WE often hear about the horrors of war and the unimaginable slaughter.
But in a year that marks the centenary of the outbreak of the First World War, there remains a tale that is a beacon of light in the endless darkness.
During the Great War, Talbot House in Poperinge, Belgium, a few short miles behind the front line, became a haven for thousands of allied troops – a ‘home from home’ where they enjoyed some familiar comforts and remembered the men that they really were.
Run by a diminutive chaplain named Tubby Clayton, the house became known by its army signaller’s code of Toc H.
Regardless of rank or religion, Reverend Clayton would welcome men who had escaped from the lines for a few hours or days. Cocoa was made, biscuits were distributed freely and men would find a quiet place in which they could read or write a letter home to loved ones.
The house was named Talbot House – after Gilbert Talbot, the brother of a senior army chaplain, who had been killed in Belgium in July 1915. He was the great-great uncle of adventurer Bear Grylls.
The house, and Tubby Clayton, soon became legend and it’s his story that inspired Peter Gill, chairman of the Cheltenham and Gloucester Branch of the Western Front Association, to put together a theatre show.
“Tubby was just an inspirational figure and he made a huge difference,”Peter says.
“In three years he had set up 70 hostels and they went all over the country and all over the Commonwealth.
“He wasn’t the tallest of guys and yet was larger than life in terms of his personality.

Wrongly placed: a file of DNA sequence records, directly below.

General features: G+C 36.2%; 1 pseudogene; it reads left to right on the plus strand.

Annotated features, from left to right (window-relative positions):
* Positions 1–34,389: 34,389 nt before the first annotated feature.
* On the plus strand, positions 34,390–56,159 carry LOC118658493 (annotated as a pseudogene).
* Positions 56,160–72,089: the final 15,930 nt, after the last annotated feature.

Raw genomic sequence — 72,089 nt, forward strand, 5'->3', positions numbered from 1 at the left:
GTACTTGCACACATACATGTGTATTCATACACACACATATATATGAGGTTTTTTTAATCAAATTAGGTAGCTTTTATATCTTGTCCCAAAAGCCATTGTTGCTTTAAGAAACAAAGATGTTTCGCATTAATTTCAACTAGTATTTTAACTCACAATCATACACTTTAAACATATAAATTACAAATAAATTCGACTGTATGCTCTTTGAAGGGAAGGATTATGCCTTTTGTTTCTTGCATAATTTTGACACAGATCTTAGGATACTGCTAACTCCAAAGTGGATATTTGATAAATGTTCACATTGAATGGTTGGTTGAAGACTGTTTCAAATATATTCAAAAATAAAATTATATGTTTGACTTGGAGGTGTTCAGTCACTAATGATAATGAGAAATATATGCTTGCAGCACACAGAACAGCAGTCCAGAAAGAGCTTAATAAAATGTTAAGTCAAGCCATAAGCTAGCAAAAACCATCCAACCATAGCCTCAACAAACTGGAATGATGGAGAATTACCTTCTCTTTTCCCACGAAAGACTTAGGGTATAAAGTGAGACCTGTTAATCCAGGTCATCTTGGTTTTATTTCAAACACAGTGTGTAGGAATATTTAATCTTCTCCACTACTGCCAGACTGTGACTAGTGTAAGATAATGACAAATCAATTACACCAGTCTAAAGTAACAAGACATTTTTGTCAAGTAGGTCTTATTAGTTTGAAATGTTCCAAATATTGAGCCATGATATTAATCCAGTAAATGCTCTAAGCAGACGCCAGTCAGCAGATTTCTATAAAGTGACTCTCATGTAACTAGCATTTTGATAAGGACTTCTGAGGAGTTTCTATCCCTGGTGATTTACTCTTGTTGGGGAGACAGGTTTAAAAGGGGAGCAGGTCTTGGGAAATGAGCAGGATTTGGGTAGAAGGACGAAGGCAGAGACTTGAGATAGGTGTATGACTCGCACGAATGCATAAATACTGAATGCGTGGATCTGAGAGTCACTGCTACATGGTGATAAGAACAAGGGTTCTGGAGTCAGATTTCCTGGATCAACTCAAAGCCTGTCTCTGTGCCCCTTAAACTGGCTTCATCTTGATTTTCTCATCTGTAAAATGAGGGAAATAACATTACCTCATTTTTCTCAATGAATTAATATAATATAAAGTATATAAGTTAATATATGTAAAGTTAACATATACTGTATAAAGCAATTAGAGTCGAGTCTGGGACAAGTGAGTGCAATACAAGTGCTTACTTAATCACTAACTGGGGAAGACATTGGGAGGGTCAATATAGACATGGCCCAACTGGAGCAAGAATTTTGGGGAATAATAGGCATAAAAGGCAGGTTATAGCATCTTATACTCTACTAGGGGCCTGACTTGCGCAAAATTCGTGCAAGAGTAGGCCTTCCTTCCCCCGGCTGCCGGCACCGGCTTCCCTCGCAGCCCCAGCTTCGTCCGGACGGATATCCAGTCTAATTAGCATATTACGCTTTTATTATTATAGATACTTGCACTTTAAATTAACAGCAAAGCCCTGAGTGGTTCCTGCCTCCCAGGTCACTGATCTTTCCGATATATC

“He ran the place with no rules, he controlled things with his spirit and character.”
With a long-standing interest in the First World War – sparked after reading Sebastian Faulks’ novel Birdsong – Peter felt he had all the elements to present a positive story for the stage.
“There is a lot about the history of the war so educating people is a factor,” he says.
“But I also want to get across the positive nature about this man and his spirit and that he did make a difference.
“I’ve been on several visits to Talbot House and we’re fortunate that Tubby has written three or four books.
“But the one thing we struggled with was finding what his voice sounded like.
“We searched all over but couldn’t find anything.”
As well as writing the piece, Peter Gill also puts in a performance of his own with a showing at Talbot House itself that sticks out.
“It was surreal. There was one point halfway through that I realised we were using a chair that Tubby himself would have sat in.”
Tickets for the 7.30pm show at Stroud Subscription Rooms on Friday cost from £10. Call 01453 760900.